Changing profile of the Indian consumers

Owing to its large population size and growing disposable incomes, India offers a profitable investment opportunity to the marketers across the world. Today’s marketing is consumer-oriented and therefore the global marketers need to understand Indian consumers if they want to successfully harness this opportunity. The changes in a country’s economic, social, legal, political and technological environments bring around significant changes in the psychographic profile of the consumers, further influencing their buying behaviours. India has seen rapid development in all these spheres during recent decades which has completely transformed the profile of Indian consumers. From a consumer’s point of view, the task of understanding their preferences and buying behaviour may seem easy but the marketers argue that the things would have been easier only if the consumers were static in their choices. Let’s find out how Indian consumer has changed over the years and how marketers should react to these changes.

Indian consumers are socially connected

Recent researches establish that the Indian consumers have a mass presence in social media and are increasingly networked. A recent article in The Economic Times claims that Facebook alone has crossed 65 million users in India. From the marketers’ viewpoint, this may act as a signal to concentrate more on promoting their offerings on social media. Social media also leads to effective word-of-mouth publicity.

Indian consumers are cautious

Indian consumers are highly educated and increasingly aware of their environment. They are also well aware of the dangers of environmental degradation. Health is a priority for Indian consumers today. The increasing environmental pollution and growing stress levels have resulted in greater incidences of cardiovascular ailments, obesity, and neurological disorders as well. As such, most of the consumers’ purchases are guided by health concerns. The marketers thus need to study the health trends of Indians over recent years; common diseases and the underlying causes. The information so gathered can be utilized for product innovations. Future marketers need to serve Indian consumers with healthier offerings.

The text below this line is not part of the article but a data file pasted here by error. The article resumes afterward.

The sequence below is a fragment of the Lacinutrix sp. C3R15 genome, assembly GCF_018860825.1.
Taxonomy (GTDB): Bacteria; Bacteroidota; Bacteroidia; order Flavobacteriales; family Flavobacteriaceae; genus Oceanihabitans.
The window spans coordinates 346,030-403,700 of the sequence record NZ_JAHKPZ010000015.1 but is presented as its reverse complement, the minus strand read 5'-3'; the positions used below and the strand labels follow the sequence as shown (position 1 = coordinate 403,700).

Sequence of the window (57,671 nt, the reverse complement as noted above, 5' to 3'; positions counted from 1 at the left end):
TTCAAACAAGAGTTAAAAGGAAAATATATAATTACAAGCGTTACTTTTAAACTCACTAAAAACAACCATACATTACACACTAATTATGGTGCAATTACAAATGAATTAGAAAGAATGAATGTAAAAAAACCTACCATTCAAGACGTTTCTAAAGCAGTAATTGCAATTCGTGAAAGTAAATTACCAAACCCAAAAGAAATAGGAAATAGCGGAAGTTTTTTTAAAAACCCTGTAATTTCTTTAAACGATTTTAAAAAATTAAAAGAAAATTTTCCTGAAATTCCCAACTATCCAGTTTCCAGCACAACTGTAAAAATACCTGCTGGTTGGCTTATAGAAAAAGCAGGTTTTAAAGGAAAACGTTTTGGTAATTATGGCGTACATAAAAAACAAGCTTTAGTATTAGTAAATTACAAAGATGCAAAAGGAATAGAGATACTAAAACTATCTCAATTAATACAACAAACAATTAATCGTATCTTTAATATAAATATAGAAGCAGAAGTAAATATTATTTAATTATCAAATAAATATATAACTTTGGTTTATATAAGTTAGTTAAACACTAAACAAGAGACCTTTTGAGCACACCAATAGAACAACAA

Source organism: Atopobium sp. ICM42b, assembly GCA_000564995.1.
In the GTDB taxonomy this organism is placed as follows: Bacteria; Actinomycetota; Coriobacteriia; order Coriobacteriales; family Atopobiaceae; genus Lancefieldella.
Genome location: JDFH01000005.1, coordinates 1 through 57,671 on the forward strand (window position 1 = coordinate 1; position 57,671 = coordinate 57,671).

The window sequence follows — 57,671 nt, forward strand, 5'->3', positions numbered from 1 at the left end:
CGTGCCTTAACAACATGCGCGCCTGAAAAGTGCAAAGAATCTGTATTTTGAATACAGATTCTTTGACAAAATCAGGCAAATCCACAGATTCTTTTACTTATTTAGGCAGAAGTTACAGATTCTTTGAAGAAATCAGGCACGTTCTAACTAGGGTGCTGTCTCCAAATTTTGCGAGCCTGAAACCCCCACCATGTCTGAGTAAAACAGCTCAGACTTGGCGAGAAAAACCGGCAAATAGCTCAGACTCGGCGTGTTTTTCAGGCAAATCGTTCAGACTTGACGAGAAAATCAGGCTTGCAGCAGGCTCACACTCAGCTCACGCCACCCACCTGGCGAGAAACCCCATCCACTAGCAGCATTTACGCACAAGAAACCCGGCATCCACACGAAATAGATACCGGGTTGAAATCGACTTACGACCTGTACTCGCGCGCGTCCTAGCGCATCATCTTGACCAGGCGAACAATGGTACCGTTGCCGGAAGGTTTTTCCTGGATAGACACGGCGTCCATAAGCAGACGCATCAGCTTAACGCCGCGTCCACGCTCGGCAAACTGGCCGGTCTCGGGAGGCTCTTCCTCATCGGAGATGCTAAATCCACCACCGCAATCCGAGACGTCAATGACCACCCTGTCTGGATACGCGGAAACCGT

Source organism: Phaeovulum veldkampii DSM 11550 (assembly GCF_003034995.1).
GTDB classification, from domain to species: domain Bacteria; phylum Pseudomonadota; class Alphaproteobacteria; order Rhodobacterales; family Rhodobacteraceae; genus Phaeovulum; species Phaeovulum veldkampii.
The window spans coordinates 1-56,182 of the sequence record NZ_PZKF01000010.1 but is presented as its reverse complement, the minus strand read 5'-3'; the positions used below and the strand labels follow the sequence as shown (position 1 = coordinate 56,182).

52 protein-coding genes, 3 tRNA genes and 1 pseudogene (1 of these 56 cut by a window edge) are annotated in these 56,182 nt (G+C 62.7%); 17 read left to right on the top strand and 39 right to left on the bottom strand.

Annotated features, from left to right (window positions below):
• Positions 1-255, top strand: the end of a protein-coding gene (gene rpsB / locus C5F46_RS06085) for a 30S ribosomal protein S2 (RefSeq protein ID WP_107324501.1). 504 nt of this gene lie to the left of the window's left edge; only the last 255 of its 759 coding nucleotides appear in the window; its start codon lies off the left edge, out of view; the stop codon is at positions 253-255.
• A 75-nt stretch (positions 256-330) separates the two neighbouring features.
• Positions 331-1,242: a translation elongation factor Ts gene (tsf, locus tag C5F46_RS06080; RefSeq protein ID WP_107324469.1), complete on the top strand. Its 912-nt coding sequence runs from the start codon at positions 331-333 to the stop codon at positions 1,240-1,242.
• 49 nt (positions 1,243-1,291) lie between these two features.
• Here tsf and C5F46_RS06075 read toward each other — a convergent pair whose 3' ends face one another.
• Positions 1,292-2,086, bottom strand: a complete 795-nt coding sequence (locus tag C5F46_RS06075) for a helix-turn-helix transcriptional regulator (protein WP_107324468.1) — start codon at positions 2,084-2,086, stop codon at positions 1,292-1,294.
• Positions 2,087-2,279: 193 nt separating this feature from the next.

They are style-conscious and have a low brand loyalty

A number of recent researches conducted on population ageing establish that a larger population of developed countries is ageing as compared to that of the developing countries like India. The larger younger Indian population exposed to global media and connected through social networking looks for the style. From impulse buying products to the high involvement products like cars and smartphones, the purchases are largely influenced by style. The reduction in family sizes accompanied by an increase in family incomes leaves Indian consumers with better incomes at their disposal. An article in The Hindu opined that the new generation of Indian consumers does not mind to borrow for holidays. A study conducted by A.T. Kearney predicted that by the year 2020, Indians will be spending 3 times more on hotels. This offers good scope to global marketers for investing in the Indian hospitality industry. Other industries that stand to benefit from this trend are entertainment industry and organised retail industry. This can also be understood by the marketers as the need for making consumers’ purchases as a complete shopping experience.

Indian consumers are exposed to a large array of brands offering similar products. The competition among brands brings greater discounts and better sales promotion offers for the customers. As a result, the consumers today are full of choices and this leads to lower brand loyalty. Since the products are often similar, the consumers want the best deal no matter which brand offers it. So, the marketers must keep innovating to differentiate from their competitors. Indian consumers no longer depend on whatever information the marketers provide him about the product. They explore all possible information sources in order to review, compare and contrast every product alternative available to him before making his purchases.

References:

Ankita Agarwal

Analyst at Project Guru
Ankita is working with the editorial board of Project Guru as a Research Analyst and Writer. With Masters in Commerce and Business Studies, Ankita learned much of what she knows about management through experience. She has previously worked in various financial institutions like Birla Global, HDFC Ltd. and Citi Financial. She is self-motivated and writes for the Knowledge Tank section of Project Guru. She has authored more than 80 articles so far in Human Resources Management, Strategic Management, Finance and Marketing. She likes to pen her thoughts about the latest issues gripping these areas across the world.

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